The founding director of The Institute for Systems Genetics at NYU Langone Medical Center.
He served on the faculty at Johns Hopkins University School of Medicine from 1988-2013. He is known for foundational work on mechanistic and genomic aspects of retrotransposition, a term he coined to describe this process, common to virtually all eukaryotic genomes and studied by a worldwide scientific community. His studies helped elucidate the intricate molecular mechanisms involved in retrotransposition in yeasts, mice and humans. Current work is focused on genomic and phenotypic impacts of LINE-1 in humans and other animals.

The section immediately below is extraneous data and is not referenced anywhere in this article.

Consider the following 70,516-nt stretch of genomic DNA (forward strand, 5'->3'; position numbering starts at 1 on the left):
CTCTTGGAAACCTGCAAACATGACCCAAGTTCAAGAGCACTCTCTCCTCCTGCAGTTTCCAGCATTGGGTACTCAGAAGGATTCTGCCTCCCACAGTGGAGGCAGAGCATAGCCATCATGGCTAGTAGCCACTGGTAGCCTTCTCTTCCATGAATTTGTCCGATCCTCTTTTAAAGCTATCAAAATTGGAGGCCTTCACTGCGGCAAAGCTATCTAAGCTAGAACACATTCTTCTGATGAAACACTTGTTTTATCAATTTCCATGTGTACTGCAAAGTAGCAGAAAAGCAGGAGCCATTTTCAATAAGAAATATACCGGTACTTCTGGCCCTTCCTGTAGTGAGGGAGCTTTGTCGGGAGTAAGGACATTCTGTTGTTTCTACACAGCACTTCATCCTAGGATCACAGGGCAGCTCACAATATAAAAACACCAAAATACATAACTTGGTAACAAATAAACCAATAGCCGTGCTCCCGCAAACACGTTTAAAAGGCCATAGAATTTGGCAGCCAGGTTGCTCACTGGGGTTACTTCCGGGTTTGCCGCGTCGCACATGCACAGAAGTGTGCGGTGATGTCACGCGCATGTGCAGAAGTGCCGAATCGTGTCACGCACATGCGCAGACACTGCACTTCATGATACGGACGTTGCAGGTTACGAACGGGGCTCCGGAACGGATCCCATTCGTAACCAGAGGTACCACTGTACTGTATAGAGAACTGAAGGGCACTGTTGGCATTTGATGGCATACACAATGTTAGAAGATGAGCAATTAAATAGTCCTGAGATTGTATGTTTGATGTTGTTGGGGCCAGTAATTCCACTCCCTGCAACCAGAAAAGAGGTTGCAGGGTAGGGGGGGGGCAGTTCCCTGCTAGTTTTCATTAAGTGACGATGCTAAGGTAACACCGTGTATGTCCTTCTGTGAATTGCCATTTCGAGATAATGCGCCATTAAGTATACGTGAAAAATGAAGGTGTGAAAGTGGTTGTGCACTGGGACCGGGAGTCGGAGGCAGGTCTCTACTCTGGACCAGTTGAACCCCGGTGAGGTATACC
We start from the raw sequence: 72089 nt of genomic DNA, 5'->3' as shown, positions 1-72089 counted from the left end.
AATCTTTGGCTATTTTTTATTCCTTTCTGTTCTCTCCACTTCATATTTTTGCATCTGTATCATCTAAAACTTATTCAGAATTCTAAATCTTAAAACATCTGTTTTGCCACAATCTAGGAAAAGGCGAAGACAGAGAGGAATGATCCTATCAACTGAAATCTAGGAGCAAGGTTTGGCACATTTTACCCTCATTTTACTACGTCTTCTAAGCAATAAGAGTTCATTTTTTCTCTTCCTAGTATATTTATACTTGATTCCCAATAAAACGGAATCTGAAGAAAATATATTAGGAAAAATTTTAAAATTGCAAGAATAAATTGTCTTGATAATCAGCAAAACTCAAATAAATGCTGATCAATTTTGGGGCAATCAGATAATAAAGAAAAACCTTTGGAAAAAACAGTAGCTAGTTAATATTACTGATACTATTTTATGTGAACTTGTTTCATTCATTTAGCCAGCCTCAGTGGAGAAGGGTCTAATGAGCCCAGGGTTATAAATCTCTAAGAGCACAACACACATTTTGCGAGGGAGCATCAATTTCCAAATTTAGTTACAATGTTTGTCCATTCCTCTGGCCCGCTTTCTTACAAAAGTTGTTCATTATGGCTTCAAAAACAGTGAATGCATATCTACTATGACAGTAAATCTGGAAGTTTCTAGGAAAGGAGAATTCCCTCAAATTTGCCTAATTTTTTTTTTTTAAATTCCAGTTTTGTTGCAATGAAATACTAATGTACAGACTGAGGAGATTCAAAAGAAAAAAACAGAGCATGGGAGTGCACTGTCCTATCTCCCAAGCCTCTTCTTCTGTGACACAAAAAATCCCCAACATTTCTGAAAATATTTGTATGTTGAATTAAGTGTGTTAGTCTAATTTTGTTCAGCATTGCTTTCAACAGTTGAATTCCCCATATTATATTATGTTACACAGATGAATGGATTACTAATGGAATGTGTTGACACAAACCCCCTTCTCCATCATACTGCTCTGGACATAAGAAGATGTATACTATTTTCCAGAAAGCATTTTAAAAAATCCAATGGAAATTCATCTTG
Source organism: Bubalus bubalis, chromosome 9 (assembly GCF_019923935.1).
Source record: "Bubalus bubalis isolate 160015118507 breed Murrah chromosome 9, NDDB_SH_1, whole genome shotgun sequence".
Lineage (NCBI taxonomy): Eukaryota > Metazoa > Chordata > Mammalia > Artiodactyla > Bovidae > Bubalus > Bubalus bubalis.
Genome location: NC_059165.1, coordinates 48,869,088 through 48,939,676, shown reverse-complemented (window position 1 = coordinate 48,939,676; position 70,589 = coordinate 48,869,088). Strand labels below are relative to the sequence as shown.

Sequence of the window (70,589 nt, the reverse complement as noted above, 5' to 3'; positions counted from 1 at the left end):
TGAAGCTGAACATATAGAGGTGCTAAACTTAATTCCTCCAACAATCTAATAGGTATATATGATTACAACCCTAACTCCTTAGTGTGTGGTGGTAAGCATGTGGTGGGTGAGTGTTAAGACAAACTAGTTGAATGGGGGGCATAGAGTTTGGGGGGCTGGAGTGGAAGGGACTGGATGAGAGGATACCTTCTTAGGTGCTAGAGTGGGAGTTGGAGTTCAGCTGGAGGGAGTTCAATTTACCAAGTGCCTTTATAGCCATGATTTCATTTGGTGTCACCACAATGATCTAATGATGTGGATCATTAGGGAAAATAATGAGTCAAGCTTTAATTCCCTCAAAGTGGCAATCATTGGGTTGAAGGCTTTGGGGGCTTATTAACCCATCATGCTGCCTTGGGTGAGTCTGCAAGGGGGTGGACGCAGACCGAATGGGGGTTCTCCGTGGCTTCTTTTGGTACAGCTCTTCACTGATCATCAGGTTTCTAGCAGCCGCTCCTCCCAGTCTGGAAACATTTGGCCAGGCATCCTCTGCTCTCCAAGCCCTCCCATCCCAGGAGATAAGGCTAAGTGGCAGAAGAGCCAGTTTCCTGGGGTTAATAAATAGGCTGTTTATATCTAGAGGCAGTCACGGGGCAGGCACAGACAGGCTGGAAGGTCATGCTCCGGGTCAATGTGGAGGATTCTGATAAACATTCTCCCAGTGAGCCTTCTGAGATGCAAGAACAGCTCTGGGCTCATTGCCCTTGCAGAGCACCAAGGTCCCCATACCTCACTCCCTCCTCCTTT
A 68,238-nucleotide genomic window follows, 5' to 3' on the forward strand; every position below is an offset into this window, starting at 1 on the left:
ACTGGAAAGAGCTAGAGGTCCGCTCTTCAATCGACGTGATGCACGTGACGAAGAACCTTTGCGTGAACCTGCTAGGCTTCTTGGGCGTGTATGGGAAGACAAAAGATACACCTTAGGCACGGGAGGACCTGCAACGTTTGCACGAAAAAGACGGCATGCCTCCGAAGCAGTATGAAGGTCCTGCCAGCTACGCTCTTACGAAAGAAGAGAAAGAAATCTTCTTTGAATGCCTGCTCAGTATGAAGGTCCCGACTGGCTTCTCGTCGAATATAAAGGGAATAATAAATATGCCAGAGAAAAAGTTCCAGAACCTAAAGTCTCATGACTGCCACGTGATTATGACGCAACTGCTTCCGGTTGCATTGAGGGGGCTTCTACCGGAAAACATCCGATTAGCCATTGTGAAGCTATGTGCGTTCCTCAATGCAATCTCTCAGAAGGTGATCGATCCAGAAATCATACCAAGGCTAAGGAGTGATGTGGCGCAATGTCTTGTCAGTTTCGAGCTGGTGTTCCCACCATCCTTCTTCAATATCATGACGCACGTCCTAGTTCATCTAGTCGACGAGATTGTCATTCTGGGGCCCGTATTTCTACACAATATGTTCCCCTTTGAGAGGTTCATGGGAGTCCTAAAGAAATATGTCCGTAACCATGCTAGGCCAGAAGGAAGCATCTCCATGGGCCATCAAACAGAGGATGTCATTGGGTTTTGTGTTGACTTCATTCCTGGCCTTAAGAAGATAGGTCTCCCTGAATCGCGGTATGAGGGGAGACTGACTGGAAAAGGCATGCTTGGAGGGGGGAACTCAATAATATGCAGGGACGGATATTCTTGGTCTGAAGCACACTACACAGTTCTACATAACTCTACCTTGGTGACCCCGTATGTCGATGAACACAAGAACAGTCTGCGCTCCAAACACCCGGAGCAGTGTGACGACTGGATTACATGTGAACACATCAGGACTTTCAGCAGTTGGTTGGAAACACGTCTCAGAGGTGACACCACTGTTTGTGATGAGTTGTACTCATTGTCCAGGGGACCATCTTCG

In the area of Synthetic Genomics, he uses a yeast platform to explore construction of designer synthetic chromosomes, leading an international team synthesizing the yeast genome, Sc2.0. In 2018, he launched the “Dark Matter Project” (www.thedarkmatterproject.org) designed to better understand the “instruction manuals” that specify how human genes are expressed, using big DNA technology to build mammalian gene loci in yeast and then deliver those loci and their variants to stem cells. This has, among other things, led to technology to rapidly design and deploy humanized mouse models. During the pandemic, he led a team of volunteers to develop ultra-high throughput coronavirus PCR testing, leading to founding the Pandemic Response Lab, the largest COVID-19 testing operation in New York City. Boeke has founded several biotechnology companies, including Avigen Inc., CDI Labs, and Neochromosome, Inc.